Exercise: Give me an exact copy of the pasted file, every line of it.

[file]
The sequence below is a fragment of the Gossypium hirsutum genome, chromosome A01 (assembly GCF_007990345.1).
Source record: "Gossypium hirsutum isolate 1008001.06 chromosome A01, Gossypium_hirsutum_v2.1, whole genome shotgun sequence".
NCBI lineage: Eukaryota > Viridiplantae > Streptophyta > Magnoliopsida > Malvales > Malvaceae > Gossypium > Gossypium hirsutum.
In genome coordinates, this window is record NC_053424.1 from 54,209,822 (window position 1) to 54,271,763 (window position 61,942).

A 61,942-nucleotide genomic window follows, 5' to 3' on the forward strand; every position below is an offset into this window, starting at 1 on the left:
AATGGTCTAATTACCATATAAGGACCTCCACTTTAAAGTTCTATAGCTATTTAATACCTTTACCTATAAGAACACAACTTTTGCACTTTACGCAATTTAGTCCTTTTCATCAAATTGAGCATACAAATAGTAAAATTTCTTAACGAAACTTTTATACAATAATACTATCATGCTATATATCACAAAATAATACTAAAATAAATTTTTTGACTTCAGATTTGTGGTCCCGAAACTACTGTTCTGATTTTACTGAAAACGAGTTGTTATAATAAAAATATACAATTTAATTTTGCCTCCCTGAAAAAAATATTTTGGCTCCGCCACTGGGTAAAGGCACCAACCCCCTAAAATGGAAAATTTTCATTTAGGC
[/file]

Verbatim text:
The sequence below is a fragment of the Gossypium hirsutum genome, chromosome A01 (assembly GCF_007990345.1).
Source record: "Gossypium hirsutum isolate 1008001.06 chromosome A01, Gossypium_hirsutum_v2.1, whole genome shotgun sequence".
NCBI lineage: Eukaryota > Viridiplantae > Streptophyta > Magnoliopsida > Malvales > Malvaceae > Gossypium > Gossypium hirsutum.
In genome coordinates, this window is record NC_053424.1 from 54,209,822 (window position 1) to 54,271,763 (window position 61,942).

A 61,942-nucleotide genomic window follows, 5' to 3' on the forward strand; every position below is an offset into this window, starting at 1 on the left:
AATGGTCTAATTACCATATAAGGACCTCCACTTTAAAGTTCTATAGCTATTTAATACCTTTACCTATAAGAACACAACTTTTGCACTTTACGCAATTTAGTCCTTTTCATCAAATTGAGCATACAAATAGTAAAATTTCTTAACGAAACTTTTATACAATAATACTATCATGCTATATATCACAAAATAATACTAAAATAAATTTTTTGACTTCAGATTTGTGGTCCCGAAACTACTGTTCTGATTTTACTGAAAACGAGTTGTTATAATAAAAATATACAATTTAATTTTGCCTCCCTGAAAAAAATATTTTGGCTCCGCCACTGGGTAAAGGCACCAACCCCCTAAAATGGAAAATTTTCATTTAGGC